A kill option is a path to get from any point in the match to your opponent’s head wobbling. The more you have, the better, because your opponent will be less likely to shut down all of them. It is important to formulate an offensive plan so your moves aren’t disconnected and easier to counter. A kill option can be something vague such as establishing your minion, wait for it to Link/Elf, then Heckhound, something short and specific such as a Storm Lord to Triton combo, or something long and more elaborate such as Deathblade to Doom to Infallible to Poison to Stun to Judgement. The point of a kill option is to have SOME sort of plan, and to not use random cards that may be useful for getting the kill in their own way but aren’t efficient when put together. It is important to note that efficiency is key with kill options; if you aren’t quick or effective enough, it could lose you the match.
When you’re starting out, it is perfectly ok (and encouraged) to have an idea of what you’re going to do before you get into the match. Think of a few ways in which you can get the kill. One example would be to wait until you have close to max pips and have a buff, and go for a Poison to Stun to Judgement (on a mid-level Death wizard with Balance amulet). Don’t be afraid to get creative with these combos. Keep in mind that DoTs are good tools for shield breaking, and stuns/stunning attacks are good for combos. Healing suppression can also be critical, so don’t forget Doom and Gloom or Infection when executing a kill option. Utilities such as minions can also be great to use, be them for breaking shields or baiting your opponent into killing it and buying you a free round. Lastly, shields and defense can also be a necessary part of a kill option (although it may seem counter-productive). A well timed shield in an attack sequence can help you execute it much more easily.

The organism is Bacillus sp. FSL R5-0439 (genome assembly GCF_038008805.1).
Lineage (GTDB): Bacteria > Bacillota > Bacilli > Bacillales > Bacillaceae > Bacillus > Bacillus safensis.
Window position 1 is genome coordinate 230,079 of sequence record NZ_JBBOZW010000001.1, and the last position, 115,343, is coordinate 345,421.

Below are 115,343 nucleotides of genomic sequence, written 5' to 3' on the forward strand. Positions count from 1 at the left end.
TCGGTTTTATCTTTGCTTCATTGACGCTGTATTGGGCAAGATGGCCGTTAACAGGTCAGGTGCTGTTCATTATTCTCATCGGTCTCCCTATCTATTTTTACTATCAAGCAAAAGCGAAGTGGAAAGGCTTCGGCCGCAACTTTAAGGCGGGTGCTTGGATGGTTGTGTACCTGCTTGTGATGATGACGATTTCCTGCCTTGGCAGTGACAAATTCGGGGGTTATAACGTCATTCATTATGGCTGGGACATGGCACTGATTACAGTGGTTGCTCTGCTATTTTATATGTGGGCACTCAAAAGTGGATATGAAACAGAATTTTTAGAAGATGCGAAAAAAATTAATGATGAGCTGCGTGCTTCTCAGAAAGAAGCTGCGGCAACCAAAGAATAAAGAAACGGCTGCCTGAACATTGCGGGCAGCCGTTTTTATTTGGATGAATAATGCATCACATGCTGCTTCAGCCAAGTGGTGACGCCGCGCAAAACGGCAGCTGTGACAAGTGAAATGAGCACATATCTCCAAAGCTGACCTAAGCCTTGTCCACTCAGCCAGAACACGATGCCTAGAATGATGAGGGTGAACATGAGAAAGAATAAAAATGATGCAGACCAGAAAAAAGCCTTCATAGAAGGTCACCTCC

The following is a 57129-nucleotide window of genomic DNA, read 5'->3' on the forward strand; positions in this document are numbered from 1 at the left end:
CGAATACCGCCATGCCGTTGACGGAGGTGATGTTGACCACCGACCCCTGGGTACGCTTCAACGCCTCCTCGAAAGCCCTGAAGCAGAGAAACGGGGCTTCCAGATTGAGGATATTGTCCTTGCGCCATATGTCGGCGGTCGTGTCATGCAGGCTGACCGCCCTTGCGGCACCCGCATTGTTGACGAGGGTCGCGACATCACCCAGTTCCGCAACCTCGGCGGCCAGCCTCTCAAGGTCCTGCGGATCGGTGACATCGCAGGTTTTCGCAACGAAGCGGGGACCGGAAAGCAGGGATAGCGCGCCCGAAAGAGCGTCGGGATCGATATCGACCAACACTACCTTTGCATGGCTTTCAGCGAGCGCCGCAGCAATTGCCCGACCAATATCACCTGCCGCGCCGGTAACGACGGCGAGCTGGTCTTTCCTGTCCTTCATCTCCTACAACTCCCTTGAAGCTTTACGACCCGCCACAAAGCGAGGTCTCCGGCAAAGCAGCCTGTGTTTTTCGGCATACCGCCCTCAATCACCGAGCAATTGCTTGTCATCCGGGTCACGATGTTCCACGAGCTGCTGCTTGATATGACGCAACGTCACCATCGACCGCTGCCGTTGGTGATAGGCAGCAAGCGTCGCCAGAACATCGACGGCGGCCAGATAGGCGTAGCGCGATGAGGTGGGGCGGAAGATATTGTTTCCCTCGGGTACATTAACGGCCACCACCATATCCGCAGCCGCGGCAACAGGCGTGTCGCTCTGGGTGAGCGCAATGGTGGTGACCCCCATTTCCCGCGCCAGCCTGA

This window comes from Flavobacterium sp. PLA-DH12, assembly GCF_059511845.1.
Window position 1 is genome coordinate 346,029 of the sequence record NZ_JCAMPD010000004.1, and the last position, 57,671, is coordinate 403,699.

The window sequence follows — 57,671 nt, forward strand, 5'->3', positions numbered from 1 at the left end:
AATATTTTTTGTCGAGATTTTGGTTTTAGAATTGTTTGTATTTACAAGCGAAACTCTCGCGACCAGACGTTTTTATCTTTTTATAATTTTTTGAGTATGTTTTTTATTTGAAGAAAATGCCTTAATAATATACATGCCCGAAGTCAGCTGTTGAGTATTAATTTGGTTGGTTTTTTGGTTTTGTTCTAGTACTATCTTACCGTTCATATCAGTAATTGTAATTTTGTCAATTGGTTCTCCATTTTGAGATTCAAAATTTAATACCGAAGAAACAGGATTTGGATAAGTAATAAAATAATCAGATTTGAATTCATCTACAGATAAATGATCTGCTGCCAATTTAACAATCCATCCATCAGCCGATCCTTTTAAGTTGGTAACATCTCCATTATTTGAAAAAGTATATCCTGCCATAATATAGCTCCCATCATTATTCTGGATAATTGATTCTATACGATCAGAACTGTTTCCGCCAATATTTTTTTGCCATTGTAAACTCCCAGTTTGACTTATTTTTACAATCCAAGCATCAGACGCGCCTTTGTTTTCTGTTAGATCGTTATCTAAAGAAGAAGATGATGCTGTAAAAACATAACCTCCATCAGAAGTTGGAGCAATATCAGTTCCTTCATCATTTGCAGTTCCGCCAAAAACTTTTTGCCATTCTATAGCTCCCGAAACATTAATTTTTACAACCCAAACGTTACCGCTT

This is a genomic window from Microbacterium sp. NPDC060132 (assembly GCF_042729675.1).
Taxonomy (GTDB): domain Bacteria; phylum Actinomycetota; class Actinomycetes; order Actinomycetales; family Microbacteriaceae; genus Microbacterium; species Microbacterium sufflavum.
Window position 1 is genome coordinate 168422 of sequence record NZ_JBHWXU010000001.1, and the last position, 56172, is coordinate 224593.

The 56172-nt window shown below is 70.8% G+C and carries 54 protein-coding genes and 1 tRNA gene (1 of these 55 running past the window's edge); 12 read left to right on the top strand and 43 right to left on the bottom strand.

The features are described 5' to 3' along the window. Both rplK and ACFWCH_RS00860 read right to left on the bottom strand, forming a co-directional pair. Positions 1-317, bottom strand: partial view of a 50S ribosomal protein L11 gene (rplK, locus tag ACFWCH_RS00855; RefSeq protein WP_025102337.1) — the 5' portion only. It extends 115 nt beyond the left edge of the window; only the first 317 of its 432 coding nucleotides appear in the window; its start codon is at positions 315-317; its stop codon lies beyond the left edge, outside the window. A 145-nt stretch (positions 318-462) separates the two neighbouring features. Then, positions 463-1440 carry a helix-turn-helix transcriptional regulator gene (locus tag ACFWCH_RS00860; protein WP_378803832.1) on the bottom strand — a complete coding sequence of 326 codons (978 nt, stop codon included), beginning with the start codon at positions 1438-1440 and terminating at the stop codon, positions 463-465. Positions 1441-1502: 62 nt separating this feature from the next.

Although it is great to have thought of your kill options before a match, with experience you should be able to adapt to your in-match situation and work up a kill option on the fly. This is where knowing your deck and discarding play a huge role. Knowing the most efficient kill option to counter a specific situation can vary. Two major ones that come into my mind display two different types of adaption: post-adaption and pre-adaption. Post-adaption is adapting to a play that your opponent has made to shut off a kill option (e.g., a Stun Block will shut down most Stun based kill options). Pre-adaption is read based, requiring a prediction of an opponent’s move, knowledge of their playstyle, and a bit of luck (e.g., against an offensive opponent who doesn’t like to shield much, you may be able to cut a DoT out of your kill option). The latter type is much more efficient, but is also much more difficult to execute. Creating kill options on the fly is hard to teach, but it should come with experience.
Now, the burning question you’re probably wondering (maybe not, who knows,) is how this all relates to pressure. There are a number of ways in which these concepts are linked, but the most apparent one is that pressure and kill options supplement each other. By this I mean that pressure helps create openings for kill options, and having available kill options helps to create pressure. Pressure and kill options feed off of each other, and using both of them effectively will greatly improve your PvP game by making your moves more synchronized with each other.
If you have any questions/comments/concerns, please comment below!